D200 with Sunpak 622 pro

Discussion in 'Photography Equipment & Products' started by namaste1982, Jun 14, 2009.

  1. namaste1982

    namaste1982 TPF Noob!

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    I have a Sunpak 622 pro flash that came with a bunch of photography equipment that I bought on ebay a while back. My question is, can I use it with my Nikon D200 without damaging the camera?
     
  2. gryphonslair99

    gryphonslair99 Been spending a lot of time on here!

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  3. Garbz

    Garbz No longer a newbie, moving up!

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    From what I've seen Nikons don't have a very critical restriction of ?was it 6V? that canon do. I have heard anecdotal evidence of D200s being fine up to about 24V. Don't ask me for the source, that was a long long time ago.

    The damage is typically caused by sudden overheating due to the larger voltage, so if you do use it it may not be wise to fire quick successive bursts at high speed. But I'd do a bit more googling first. It does seem people are using the combination without issue.
     
  4. Dwig

    Dwig TPF Noob!

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    Yes, but ...

    The 622 series (there were 2 variants) was designed for modern cameras configured for "dedicated" flashes and electronic triggering, as opposed to purely mechanical contacts. With the proper dedicated foot on the remote sensor, it will behave like an SB-16 in terms of special Nikon dedicated function.

    It will work fine provided you have the Sunpak foot with the proper Nikon dedication on the remote sensor or you use a PC cord instead of a hot shoe contact. Attempting to use it in the hot shoe of a Nikon when the sensor has another type of foot (e.g. Canon, Minolta, ...), other than the non-dedicated single contact foot, can confuse the circuits in either the camera, the flash, or both resulting in improper exposure and possibly a lockup camera until the flash is removed.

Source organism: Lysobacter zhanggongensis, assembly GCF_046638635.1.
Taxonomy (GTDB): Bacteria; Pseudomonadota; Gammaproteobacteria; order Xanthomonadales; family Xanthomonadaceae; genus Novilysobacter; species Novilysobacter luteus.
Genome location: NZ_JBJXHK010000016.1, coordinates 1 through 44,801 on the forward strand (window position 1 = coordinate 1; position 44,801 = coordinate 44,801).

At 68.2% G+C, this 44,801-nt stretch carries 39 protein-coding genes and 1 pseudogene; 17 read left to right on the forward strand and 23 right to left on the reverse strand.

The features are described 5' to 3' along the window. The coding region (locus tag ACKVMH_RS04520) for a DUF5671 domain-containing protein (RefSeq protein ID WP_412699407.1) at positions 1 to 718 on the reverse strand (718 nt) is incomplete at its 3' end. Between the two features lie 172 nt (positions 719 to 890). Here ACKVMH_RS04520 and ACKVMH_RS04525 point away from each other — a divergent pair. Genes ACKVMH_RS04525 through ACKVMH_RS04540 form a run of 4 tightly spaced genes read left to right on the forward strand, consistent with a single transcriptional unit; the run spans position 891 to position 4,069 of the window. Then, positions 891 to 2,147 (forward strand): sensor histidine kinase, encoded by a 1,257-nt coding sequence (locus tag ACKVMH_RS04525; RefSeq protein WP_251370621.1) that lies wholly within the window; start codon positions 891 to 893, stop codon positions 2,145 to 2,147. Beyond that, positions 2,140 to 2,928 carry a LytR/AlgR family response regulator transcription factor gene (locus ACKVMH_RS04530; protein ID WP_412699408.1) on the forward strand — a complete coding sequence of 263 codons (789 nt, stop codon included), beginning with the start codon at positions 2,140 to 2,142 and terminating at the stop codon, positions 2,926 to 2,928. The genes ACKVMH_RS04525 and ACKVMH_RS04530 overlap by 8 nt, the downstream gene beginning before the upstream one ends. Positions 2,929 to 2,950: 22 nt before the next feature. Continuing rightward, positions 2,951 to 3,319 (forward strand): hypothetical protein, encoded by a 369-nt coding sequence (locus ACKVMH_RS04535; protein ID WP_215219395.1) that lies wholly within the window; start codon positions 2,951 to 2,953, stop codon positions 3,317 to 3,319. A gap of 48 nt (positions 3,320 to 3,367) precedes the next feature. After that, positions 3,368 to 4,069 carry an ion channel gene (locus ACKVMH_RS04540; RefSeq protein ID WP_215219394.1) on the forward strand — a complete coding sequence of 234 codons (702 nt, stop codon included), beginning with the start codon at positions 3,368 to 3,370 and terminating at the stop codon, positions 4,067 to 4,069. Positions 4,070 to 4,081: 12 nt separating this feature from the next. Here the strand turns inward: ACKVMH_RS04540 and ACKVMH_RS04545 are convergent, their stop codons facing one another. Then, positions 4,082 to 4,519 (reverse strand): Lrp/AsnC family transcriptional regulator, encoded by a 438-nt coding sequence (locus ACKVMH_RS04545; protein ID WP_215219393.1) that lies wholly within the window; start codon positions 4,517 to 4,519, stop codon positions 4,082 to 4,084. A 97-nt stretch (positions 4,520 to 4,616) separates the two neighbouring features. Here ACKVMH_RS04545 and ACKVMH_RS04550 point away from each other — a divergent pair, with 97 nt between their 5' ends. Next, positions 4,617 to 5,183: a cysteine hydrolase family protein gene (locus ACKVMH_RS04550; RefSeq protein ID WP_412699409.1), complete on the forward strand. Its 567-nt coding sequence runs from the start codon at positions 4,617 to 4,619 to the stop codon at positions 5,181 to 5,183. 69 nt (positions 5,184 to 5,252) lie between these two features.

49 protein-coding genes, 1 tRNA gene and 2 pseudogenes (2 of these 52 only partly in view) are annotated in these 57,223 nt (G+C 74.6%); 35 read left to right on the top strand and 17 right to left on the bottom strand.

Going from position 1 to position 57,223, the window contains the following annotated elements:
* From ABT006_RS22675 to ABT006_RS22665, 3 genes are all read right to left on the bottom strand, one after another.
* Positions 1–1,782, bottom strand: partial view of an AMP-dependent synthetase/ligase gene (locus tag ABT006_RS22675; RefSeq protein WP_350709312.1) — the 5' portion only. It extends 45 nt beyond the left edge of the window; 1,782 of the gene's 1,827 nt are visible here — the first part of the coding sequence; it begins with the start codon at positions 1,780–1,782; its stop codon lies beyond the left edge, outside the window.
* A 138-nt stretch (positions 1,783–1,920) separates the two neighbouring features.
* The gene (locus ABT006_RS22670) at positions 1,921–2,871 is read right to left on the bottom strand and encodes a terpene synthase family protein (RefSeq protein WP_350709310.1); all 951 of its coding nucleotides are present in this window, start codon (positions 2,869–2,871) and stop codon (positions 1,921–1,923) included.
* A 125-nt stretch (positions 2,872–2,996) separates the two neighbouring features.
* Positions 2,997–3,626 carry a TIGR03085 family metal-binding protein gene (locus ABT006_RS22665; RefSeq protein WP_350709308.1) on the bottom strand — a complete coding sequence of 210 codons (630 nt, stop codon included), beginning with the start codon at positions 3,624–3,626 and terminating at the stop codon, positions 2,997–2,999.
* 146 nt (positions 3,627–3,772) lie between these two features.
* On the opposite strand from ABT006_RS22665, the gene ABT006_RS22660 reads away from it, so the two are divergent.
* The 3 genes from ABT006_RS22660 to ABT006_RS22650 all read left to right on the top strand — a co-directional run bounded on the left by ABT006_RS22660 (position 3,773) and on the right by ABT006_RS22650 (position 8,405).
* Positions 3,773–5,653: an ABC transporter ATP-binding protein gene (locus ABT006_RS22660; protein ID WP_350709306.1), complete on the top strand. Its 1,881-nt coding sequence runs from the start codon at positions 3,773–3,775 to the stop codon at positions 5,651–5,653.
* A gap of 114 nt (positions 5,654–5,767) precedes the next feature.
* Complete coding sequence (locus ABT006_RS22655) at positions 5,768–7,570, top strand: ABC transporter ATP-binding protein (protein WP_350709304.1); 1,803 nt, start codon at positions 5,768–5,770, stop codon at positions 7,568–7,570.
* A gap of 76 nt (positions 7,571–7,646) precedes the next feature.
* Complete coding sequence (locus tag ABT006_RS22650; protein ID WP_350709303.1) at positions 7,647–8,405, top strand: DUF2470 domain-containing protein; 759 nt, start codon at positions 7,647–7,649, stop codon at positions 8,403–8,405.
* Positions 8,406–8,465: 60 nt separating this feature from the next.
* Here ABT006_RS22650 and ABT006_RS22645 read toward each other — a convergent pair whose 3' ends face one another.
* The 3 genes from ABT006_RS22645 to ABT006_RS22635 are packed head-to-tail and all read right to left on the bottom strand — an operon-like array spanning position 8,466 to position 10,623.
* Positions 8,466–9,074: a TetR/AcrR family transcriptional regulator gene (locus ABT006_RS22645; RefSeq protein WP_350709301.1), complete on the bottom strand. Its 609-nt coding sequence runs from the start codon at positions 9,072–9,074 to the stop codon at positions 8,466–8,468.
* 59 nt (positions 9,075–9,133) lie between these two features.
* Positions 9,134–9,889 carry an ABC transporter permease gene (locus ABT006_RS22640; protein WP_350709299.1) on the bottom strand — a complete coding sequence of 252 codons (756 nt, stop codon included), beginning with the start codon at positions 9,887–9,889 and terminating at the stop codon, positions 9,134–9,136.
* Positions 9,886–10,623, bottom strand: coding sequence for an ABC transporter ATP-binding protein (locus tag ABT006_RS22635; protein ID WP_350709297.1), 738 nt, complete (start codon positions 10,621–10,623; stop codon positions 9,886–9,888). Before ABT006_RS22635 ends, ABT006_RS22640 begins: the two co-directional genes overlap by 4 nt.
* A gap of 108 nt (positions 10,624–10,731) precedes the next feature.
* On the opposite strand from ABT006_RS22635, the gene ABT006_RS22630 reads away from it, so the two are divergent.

5. namaste1982

    namaste1982 TPF Noob!

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    thank you all for your help. This may be a ridiculous question, but is a pc cord the same as a sync cord? I was planning on using the sync cord that came with the flash.
     
  6. Mike_E

    Mike_E No longer a newbie, moving up!

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    Yes. You might look into getting a set of cactus triggers from e-bay. They work fine (if you mod them- do a search- they have good distance and reliability) and since you won't be getting TTL with this Sunpak anyway you might as well get away from having a flash on a leash. ;)


    BTW the hotshoe max V on a Nikon is 250V. I'm not sure about the PC circuitry but I suspect it's the same. I have a D200 that has been used with some Old Metzs through the PC with no ill effects.
     
  7. JerryPH

    JerryPH No longer a newbie, moving up!

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    If you are not using the flash inserted into your camera's hotshoe, but are using a sync cord and the flash off camera, you are not in any danger of frying your camera.

    Using that flash off camera, if it has manual settings, is an excellent way to use it too. I love off camera flash and use them all like that, except maybe my SB-800 which I use as a commander because I love that neat little trick that lets me sync any off camera flash to any shutter speed.
     
  8. Dwig

    Dwig TPF Noob!

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    Yes, no, and maybe... . A PC cord is a sync cord, but a sync cord is not necessarily a PC cord.

    A PC cord (PC for Prontor/Compur, two shutter manufacturers) is a specific type of sync cord that has two contacts and uses a PC type connector on the camera end. It is pluged into a PC socket on the body or into the PC contact on a hot shoe adapter. Either way, it only carriers the "fire" signal to trip the flash; it doesn't carry any of the other communication data lines common to modern "dedicated" flash units.
     
  9. Garbz

    Garbz No longer a newbie, moving up!

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    That's not true. The PC sync socket is essentially the centre (which can have the high voltage) pin and the ground in a cable. On the camera it would be a similar of not identical circuit since all the camera does is short the two with a FET.

    But you can get the safe stobe thingamajigs for PC Sync cords too.

    Regardless I agree with Mike_E, there's no real reason to use PC sync cords these days outside of a studio (and more often even inside the studio). Cheap wireless triggers cost as much as a good cable.
     

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